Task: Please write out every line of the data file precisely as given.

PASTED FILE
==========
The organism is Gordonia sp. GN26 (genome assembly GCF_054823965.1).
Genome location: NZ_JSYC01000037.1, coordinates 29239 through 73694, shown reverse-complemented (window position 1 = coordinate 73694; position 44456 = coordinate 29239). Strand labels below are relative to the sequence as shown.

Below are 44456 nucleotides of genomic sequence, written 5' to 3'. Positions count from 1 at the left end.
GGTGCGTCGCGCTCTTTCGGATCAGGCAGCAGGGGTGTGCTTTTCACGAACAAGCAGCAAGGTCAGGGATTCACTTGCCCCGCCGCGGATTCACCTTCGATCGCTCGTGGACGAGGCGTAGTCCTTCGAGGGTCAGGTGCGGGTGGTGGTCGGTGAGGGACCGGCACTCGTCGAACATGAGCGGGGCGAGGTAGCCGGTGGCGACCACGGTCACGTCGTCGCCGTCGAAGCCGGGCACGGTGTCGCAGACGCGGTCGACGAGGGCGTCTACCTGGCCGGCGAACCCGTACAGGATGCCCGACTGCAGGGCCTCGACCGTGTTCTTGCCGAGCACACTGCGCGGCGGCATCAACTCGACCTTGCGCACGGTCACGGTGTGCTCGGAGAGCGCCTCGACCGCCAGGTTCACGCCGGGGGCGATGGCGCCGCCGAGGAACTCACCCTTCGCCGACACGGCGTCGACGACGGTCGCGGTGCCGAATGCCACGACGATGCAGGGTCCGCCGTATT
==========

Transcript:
The organism is Gordonia sp. GN26 (genome assembly GCF_054823965.1).
Genome location: NZ_JSYC01000037.1, coordinates 29239 through 73694, shown reverse-complemented (window position 1 = coordinate 73694; position 44456 = coordinate 29239). Strand labels below are relative to the sequence as shown.

Below are 44456 nucleotides of genomic sequence, written 5' to 3'. Positions count from 1 at the left end.
GGTGCGTCGCGCTCTTTCGGATCAGGCAGCAGGGGTGTGCTTTTCACGAACAAGCAGCAAGGTCAGGGATTCACTTGCCCCGCCGCGGATTCACCTTCGATCGCTCGTGGACGAGGCGTAGTCCTTCGAGGGTCAGGTGCGGGTGGTGGTCGGTGAGGGACCGGCACTCGTCGAACATGAGCGGGGCGAGGTAGCCGGTGGCGACCACGGTCACGTCGTCGCCGTCGAAGCCGGGCACGGTGTCGCAGACGCGGTCGACGAGGGCGTCTACCTGGCCGGCGAACCCGTACAGGATGCCCGACTGCAGGGCCTCGACCGTGTTCTTGCCGAGCACACTGCGCGGCGGCATCAACTCGACCTTGCGCACGGTCACGGTGTGCTCGGAGAGCGCCTCGACCGCCAGGTTCACGCCGGGGGCGATGGCGCCGCCGAGGAACTCACCCTTCGCCGACACGGCGTCGACGACGGTCGCGGTGCCGAATGCCACGACGATGCAGGGTCCGCCGTATT